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Feedback System Based on Plantar Pressure for Monitoring Toe-Walking Strides in Children with Cerebral Palsy

Pu, Fang PhD; Fan, Xiaoya BE; Yang, Yang BE; Chen, Wei MS; Li, Shuyu PhD; Li, Deyu PhD; Fan, Yubo PhD

American Journal of Physical Medicine & Rehabilitation: February 2014 - Volume 93 - Issue 2 - p 122–129
doi: 10.1097/PHM.0b013e3182a54207
Original Research Articles

Objective The aim of this study was to develop a feedback system to assist gait rehabilitation of cerebral palsy (CP) toe walkers with dynamic equinus.

Design Plantar pressure of the forefoot and the heel was collected by sensorized insoles embedded in custom-built shoes and transmitted to a smartphone via Bluetooth. Dynamic foot pressure index of each stride was calculated by purpose-designed software running in the smartphone to distinguish toe-walking strides from normal strides in real time. An auditory signal would be produced to alert the patient each time a toe-walking stride was detected.

Results For CP toe walkers, the one-way analysis of variance indicated a significant difference (F 1,14 = 19.492, P = 0.001) in dynamic foot pressure index between the affected side (31.4 ± 12.0) and the unaffected side (58.6 ± 2.5). In addition, the validation test showed that this system can distinguish toe-walking strides from normal strides of children with CP with an accuracy of 95.3%.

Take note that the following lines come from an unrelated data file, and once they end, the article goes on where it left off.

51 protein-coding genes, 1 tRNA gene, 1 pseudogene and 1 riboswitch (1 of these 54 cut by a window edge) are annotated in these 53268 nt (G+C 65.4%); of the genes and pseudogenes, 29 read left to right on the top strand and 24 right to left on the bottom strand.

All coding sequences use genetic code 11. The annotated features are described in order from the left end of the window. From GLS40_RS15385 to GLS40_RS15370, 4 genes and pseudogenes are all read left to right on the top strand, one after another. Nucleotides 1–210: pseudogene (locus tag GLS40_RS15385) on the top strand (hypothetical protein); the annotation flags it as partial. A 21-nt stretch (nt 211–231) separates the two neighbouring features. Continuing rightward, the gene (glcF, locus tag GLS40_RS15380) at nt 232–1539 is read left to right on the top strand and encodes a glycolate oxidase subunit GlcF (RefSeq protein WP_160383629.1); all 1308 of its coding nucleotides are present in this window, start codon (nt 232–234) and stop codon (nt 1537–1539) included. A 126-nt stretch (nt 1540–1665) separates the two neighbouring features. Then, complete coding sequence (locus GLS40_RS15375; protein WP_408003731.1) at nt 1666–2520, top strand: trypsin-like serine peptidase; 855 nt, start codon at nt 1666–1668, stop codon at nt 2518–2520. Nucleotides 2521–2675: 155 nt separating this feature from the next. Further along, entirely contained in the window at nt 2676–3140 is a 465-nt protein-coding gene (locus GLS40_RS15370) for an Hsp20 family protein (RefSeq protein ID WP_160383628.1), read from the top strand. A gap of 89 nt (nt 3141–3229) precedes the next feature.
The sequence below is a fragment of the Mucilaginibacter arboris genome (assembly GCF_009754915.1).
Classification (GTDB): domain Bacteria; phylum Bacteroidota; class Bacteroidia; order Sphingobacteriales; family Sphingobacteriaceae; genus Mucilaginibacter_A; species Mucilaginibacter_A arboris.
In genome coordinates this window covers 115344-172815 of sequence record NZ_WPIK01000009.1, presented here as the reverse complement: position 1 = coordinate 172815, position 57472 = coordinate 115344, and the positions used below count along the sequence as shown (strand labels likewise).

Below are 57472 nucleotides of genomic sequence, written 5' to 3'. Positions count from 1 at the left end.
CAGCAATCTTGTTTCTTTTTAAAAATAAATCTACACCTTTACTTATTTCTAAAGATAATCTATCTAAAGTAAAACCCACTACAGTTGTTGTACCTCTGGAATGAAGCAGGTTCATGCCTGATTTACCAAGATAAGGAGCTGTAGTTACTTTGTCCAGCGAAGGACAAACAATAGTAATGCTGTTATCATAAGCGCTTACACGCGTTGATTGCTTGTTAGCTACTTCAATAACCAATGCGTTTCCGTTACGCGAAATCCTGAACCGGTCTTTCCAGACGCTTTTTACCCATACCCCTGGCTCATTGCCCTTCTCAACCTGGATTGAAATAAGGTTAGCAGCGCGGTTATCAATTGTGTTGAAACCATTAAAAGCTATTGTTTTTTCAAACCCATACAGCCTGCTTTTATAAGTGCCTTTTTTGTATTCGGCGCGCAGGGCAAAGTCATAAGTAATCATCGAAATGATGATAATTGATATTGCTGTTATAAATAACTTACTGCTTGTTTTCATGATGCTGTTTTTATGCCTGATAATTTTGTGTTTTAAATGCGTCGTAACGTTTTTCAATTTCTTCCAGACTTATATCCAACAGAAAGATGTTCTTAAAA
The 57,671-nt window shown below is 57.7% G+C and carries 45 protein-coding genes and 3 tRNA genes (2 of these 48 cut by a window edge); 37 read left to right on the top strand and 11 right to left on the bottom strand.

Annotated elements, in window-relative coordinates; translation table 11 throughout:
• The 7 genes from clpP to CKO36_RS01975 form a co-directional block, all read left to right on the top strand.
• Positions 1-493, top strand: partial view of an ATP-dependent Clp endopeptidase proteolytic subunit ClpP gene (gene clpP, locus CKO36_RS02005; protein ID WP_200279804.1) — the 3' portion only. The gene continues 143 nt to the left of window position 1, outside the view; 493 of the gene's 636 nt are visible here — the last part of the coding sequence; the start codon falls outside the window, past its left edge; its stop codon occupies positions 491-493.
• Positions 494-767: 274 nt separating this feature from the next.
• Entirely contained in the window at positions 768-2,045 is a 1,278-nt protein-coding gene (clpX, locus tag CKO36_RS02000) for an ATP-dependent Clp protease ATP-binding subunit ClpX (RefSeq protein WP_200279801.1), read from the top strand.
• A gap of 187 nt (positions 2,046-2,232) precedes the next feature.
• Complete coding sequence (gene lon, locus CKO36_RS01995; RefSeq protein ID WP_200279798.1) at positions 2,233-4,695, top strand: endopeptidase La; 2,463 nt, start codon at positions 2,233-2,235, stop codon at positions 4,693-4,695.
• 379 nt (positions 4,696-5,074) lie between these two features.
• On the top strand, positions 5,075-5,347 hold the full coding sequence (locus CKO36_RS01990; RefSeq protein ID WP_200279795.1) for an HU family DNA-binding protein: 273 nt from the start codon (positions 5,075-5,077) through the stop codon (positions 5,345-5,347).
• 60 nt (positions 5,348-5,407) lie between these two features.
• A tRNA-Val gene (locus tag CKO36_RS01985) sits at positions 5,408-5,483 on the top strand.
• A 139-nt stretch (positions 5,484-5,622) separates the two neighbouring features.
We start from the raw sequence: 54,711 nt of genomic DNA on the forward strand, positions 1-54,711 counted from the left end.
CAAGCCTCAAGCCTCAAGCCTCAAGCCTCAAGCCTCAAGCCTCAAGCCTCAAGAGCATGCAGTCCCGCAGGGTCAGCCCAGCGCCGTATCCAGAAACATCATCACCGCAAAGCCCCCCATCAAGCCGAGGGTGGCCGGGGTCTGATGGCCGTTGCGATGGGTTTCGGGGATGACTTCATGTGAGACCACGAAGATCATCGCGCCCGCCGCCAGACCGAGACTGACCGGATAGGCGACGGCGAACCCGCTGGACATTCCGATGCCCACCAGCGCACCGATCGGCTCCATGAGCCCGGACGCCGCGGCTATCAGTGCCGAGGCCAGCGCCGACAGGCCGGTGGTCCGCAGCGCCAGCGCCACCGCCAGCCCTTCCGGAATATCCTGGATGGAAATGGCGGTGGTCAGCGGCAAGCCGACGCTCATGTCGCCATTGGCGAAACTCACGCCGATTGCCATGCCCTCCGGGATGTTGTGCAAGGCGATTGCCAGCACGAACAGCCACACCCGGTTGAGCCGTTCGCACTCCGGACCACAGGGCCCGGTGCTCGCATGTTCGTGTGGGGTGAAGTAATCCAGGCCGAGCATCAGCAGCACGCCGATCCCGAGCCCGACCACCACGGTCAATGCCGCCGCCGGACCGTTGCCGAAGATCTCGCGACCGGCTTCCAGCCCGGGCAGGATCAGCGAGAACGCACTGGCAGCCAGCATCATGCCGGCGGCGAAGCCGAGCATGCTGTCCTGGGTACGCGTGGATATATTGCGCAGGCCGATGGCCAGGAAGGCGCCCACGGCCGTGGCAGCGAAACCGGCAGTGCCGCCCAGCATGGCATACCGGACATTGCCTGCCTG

Conclusions This system was able to monitor the toe-walking strides of children with CP in real time and had the potential to enhance rehabilitation training efficiency and correct toe-walking gait in children with CP with dynamic equinus.

From the State Key Laboratory of Virtual Reality Technology and Systems, Beihang University, Beijing, People’s Republic of China (FP, DL, YF); and Key Laboratory of Rehabilitation Technical Aids of Ministry of Civil Affair, School of Biological Science and Medical Engineering, Beihang University, Beijing, People’s Republic of China (FP, XF, YY, WC, SL, DL, YF).

All correspondence and requests for reprints should be addressed to: Yubo Fan, PhD, School of Biological Science and Medical Engineering, Beihang University, No. 37 Xueyuan Rd, Haidian District, Beijing 100191, People’s Republic of China.

Xiaoya Fan is an MS candidate, and Yang Yang and Wei Chen are PhD candidates.

Supported by the National Natural Science Foundation of China (Grant no. 11072022, 11120101001, 10925208) and Microsoft Research Asia (FY12-RES-THEME-096).

Financial disclosure statements have been obtained, and no conflicts of interest have been reported by the authors or by any individuals in control of the content of this article.

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